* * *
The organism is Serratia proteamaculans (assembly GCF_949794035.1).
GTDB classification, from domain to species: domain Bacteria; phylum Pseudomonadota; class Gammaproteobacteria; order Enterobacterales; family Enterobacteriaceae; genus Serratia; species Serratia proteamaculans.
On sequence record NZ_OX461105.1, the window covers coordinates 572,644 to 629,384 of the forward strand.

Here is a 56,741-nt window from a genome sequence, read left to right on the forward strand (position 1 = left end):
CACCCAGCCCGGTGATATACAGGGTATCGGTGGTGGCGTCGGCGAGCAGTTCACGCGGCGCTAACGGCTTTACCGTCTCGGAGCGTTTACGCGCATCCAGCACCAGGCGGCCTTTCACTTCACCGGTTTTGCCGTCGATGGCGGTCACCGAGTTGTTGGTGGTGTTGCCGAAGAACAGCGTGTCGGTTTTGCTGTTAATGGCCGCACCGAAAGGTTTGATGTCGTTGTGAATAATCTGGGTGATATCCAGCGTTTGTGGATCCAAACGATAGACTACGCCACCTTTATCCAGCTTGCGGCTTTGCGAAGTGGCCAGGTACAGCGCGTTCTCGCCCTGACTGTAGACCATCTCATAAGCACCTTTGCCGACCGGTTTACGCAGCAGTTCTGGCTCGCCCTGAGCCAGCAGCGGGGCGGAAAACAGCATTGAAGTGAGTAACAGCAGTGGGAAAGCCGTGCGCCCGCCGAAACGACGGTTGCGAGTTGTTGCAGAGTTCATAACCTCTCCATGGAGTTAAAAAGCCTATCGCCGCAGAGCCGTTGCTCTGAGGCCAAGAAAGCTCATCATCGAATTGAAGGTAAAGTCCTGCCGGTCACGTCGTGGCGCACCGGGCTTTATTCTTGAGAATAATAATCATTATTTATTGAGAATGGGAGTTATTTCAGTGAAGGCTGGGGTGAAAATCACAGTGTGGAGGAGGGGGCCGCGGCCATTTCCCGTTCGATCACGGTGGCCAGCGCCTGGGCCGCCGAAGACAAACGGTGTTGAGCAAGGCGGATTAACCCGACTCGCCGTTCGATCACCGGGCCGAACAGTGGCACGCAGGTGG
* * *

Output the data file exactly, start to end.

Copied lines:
The organism is Serratia proteamaculans (assembly GCF_949794035.1).
GTDB classification, from domain to species: domain Bacteria; phylum Pseudomonadota; class Gammaproteobacteria; order Enterobacterales; family Enterobacteriaceae; genus Serratia; species Serratia proteamaculans.
On sequence record NZ_OX461105.1, the window covers coordinates 572,644 to 629,384 of the forward strand.

Here is a 56,741-nt window from a genome sequence, read left to right on the forward strand (position 1 = left end):
CACCCAGCCCGGTGATATACAGGGTATCGGTGGTGGCGTCGGCGAGCAGTTCACGCGGCGCTAACGGCTTTACCGTCTCGGAGCGTTTACGCGCATCCAGCACCAGGCGGCCTTTCACTTCACCGGTTTTGCCGTCGATGGCGGTCACCGAGTTGTTGGTGGTGTTGCCGAAGAACAGCGTGTCGGTTTTGCTGTTAATGGCCGCACCGAAAGGTTTGATGTCGTTGTGAATAATCTGGGTGATATCCAGCGTTTGTGGATCCAAACGATAGACTACGCCACCTTTATCCAGCTTGCGGCTTTGCGAAGTGGCCAGGTACAGCGCGTTCTCGCCCTGACTGTAGACCATCTCATAAGCACCTTTGCCGACCGGTTTACGCAGCAGTTCTGGCTCGCCCTGAGCCAGCAGCGGGGCGGAAAACAGCATTGAAGTGAGTAACAGCAGTGGGAAAGCCGTGCGCCCGCCGAAACGACGGTTGCGAGTTGTTGCAGAGTTCATAACCTCTCCATGGAGTTAAAAAGCCTATCGCCGCAGAGCCGTTGCTCTGAGGCCAAGAAAGCTCATCATCGAATTGAAGGTAAAGTCCTGCCGGTCACGTCGTGGCGCACCGGGCTTTATTCTTGAGAATAATAATCATTATTTATTGAGAATGGGAGTTATTTCAGTGAAGGCTGGGGTGAAAATCACAGTGTGGAGGAGGGGGCCGCGGCCATTTCCCGTTCGATCACGGTGGCCAGCGCCTGGGCCGCCGAAGACAAACGGTGTTGAGCAAGGCGGATTAACCCGACTCGCCGTTCGATCACCGGGCCGAACAGTGGCACGCAGGTGG